Aging is an inevitable part of life. In fact, the only way to avoid it is to die young. Society tends to view aging and the deterioration of the body with fear, but it’s time to embrace and celebrate our aging. That’s the theme of Older Americans Month, coming to an end next week. Older Americans Month, a project of the Administration on Aging, urges us to “engage at every age.”
One of the main concerns people have about aging is cognitive deterioration. We’re more forgetful and we feel like our capacity to learn new things has diminished. But there are seniors who stay perfectly cognitively fit into their 80s, 90s, and beyond. Here are some things you can do every day to increase your chances of keeping your wits as you age:
As we wrote in a previous blog post, studies show that regular aerobic exercise can delay or reduce Alzheimer’s disease. Another meta-analysis from 2008 found that regular aerobic exercise improved brain function for those with mild cognitive impairments. According to Arthur Kramer, the study’s author, such exercise enhances the brain’s ability to grow new pathways when learning.
2. Learn new things
Reading—just the thing to relax with after an intense workout. Reading provides benefits that watching TV doesn’t. According to the Mayo Clinic Study of Aging, engaging in cognitive activity including reading can decrease your chances of developing dementia by 50 percent. Try to read for at least 30 minutes a day. If you find it difficult to read that long, consider using a Kindle with larger type, or use stronger reading glasses.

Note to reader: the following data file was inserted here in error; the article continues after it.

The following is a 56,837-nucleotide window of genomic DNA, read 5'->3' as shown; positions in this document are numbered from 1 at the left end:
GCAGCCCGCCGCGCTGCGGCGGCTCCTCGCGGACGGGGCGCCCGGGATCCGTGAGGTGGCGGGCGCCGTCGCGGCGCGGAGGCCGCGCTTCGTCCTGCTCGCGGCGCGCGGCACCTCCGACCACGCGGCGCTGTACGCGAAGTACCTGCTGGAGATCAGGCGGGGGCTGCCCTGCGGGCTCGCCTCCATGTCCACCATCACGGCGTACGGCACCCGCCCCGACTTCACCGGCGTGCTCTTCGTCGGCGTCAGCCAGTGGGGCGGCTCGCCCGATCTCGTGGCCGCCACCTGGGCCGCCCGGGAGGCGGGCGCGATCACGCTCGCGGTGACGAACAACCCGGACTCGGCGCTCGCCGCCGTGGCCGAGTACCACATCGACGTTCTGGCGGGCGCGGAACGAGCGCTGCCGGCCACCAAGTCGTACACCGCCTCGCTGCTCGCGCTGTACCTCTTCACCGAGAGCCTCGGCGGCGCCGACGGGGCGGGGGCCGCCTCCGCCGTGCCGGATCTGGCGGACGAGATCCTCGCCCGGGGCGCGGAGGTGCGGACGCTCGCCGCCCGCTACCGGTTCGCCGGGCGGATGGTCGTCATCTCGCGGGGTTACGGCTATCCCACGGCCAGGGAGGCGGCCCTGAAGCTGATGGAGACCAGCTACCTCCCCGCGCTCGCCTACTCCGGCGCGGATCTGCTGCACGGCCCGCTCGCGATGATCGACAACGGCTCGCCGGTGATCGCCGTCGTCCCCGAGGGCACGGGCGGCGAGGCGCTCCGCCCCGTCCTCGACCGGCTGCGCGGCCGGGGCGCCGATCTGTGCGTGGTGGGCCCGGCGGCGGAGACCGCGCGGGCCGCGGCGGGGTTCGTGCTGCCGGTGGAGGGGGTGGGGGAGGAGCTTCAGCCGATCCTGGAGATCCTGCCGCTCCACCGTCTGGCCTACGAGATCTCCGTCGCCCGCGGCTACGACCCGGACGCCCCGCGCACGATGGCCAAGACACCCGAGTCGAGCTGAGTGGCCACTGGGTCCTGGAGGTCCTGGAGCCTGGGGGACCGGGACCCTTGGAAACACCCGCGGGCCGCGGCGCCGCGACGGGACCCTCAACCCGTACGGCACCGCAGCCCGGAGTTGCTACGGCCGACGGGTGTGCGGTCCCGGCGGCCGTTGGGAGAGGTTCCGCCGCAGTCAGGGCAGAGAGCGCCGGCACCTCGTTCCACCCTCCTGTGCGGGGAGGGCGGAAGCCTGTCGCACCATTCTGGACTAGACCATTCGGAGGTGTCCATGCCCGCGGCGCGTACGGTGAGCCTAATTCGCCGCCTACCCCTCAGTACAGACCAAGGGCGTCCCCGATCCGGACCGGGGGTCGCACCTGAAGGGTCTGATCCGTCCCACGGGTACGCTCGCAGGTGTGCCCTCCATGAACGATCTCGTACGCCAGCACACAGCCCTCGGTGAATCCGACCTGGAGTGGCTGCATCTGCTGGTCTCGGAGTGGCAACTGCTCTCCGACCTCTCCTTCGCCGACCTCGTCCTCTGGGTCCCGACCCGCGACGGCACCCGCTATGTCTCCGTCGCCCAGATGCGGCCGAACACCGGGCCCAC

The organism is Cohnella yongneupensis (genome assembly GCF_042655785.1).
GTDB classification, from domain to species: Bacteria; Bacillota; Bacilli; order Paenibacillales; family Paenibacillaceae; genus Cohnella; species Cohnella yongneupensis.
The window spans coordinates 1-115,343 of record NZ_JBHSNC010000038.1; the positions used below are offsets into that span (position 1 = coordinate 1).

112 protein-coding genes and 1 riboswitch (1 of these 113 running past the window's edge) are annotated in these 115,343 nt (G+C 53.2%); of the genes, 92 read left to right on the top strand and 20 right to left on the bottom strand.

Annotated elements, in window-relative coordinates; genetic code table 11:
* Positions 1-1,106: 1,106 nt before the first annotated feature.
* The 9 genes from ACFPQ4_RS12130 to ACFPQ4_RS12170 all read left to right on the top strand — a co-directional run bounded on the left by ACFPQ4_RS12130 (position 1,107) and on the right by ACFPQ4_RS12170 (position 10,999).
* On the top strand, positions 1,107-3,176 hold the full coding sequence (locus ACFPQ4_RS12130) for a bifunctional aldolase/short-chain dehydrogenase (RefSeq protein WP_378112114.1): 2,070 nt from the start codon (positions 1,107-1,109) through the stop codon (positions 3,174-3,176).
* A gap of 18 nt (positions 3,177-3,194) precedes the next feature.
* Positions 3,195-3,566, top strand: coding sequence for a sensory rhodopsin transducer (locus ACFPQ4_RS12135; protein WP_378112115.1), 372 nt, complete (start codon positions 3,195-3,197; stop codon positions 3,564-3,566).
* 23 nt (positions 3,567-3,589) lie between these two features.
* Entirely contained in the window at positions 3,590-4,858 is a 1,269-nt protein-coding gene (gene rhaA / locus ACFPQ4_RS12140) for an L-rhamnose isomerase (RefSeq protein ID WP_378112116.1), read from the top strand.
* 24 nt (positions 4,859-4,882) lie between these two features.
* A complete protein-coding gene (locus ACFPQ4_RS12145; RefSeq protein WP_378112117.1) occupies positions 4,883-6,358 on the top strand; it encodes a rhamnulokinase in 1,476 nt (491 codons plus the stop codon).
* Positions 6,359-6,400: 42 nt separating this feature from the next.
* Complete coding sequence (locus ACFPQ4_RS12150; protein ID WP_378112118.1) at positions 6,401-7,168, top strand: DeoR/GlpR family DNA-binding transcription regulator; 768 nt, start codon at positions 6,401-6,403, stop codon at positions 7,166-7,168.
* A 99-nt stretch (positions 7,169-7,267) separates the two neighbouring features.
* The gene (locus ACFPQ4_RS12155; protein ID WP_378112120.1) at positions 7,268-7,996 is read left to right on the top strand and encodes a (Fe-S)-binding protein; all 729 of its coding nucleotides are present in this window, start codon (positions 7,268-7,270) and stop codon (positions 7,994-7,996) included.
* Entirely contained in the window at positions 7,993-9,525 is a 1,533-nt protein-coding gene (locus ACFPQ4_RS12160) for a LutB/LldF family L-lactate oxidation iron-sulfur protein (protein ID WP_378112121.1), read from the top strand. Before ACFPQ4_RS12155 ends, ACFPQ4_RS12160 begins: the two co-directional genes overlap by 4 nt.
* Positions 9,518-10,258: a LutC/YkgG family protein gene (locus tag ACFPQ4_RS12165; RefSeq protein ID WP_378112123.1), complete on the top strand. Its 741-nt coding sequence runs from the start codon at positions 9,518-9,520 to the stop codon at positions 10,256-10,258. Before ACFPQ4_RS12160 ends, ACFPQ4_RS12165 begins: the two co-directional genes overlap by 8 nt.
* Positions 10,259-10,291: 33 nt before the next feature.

Another way to learn new things is to go back to school. Taking a course will stimulate your mind and create new neural pathways. Like we wrote in a previous blog post, the internet is a great resource to find classes and courses—often for free.
3. Play games, preferably with friends
Research has shown that playing brain teasers and word puzzles can help prevent Alzheimer’s disease. Doing jigsaw puzzles, Sudoku, or the daily crossword will improve your cognitive strength. Group games, such as cards or board games, also provide the same benefit. That might be because social activity is so important for brain health.
4. Sleep well
Sleeping is essential for brain health. When we sleep, our brains relax and process everything we did and learned that day. As we get older, the brain has a harder time forming these memories. It’s more important than ever to give your brain a good night’s sleep to perform optimally. You should try to sleep seven or eight hours a night. However, insomnia is a common complaint among seniors. If you find yourself consistently unable to sleep, speak with your doctor about your options.
The key to keeping your brain healthy is keeping it engaged. Your brain stays sharp when you’re mentally, physically, and socially active.